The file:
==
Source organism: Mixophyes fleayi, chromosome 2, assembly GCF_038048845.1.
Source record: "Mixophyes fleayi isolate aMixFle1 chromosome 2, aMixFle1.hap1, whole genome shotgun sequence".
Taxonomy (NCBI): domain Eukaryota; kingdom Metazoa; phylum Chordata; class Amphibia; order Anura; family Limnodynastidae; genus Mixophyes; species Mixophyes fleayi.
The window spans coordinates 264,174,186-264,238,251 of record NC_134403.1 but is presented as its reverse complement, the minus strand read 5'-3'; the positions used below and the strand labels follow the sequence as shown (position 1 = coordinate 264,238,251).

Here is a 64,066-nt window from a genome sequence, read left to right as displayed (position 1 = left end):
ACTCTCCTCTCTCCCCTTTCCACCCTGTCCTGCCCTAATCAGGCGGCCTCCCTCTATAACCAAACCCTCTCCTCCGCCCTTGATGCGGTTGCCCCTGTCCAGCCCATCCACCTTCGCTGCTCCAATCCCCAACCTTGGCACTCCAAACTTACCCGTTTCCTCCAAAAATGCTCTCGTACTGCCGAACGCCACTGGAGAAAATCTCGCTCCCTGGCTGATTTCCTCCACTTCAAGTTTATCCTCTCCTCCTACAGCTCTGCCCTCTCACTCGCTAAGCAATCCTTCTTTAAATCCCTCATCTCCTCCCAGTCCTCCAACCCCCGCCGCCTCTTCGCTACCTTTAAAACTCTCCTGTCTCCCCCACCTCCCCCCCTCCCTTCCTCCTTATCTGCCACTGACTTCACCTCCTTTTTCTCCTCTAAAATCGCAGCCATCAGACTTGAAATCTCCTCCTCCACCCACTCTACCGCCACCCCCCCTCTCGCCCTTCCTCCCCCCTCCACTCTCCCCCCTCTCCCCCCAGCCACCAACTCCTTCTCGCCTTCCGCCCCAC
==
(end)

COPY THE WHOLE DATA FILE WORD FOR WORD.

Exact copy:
Source organism: Mixophyes fleayi, chromosome 2, assembly GCF_038048845.1.
Source record: "Mixophyes fleayi isolate aMixFle1 chromosome 2, aMixFle1.hap1, whole genome shotgun sequence".
Taxonomy (NCBI): domain Eukaryota; kingdom Metazoa; phylum Chordata; class Amphibia; order Anura; family Limnodynastidae; genus Mixophyes; species Mixophyes fleayi.
The window spans coordinates 264,174,186-264,238,251 of record NC_134403.1 but is presented as its reverse complement, the minus strand read 5'-3'; the positions used below and the strand labels follow the sequence as shown (position 1 = coordinate 264,238,251).

Here is a 64,066-nt window from a genome sequence, read left to right as displayed (position 1 = left end):
ACTCTCCTCTCTCCCCTTTCCACCCTGTCCTGCCCTAATCAGGCGGCCTCCCTCTATAACCAAACCCTCTCCTCCGCCCTTGATGCGGTTGCCCCTGTCCAGCCCATCCACCTTCGCTGCTCCAATCCCCAACCTTGGCACTCCAAACTTACCCGTTTCCTCCAAAAATGCTCTCGTACTGCCGAACGCCACTGGAGAAAATCTCGCTCCCTGGCTGATTTCCTCCACTTCAAGTTTATCCTCTCCTCCTACAGCTCTGCCCTCTCACTCGCTAAGCAATCCTTCTTTAAATCCCTCATCTCCTCCCAGTCCTCCAACCCCCGCCGCCTCTTCGCTACCTTTAAAACTCTCCTGTCTCCCCCACCTCCCCCCCTCCCTTCCTCCTTATCTGCCACTGACTTCACCTCCTTTTTCTCCTCTAAAATCGCAGCCATCAGACTTGAAATCTCCTCCTCCACCCACTCTACCGCCACCCCCCCTCTCGCCCTTCCTCCCCCCTCCACTCTCCCCCCTCTCCCCCCAGCCACCAACTCCTTCTCGCCTTCCGCCCCAC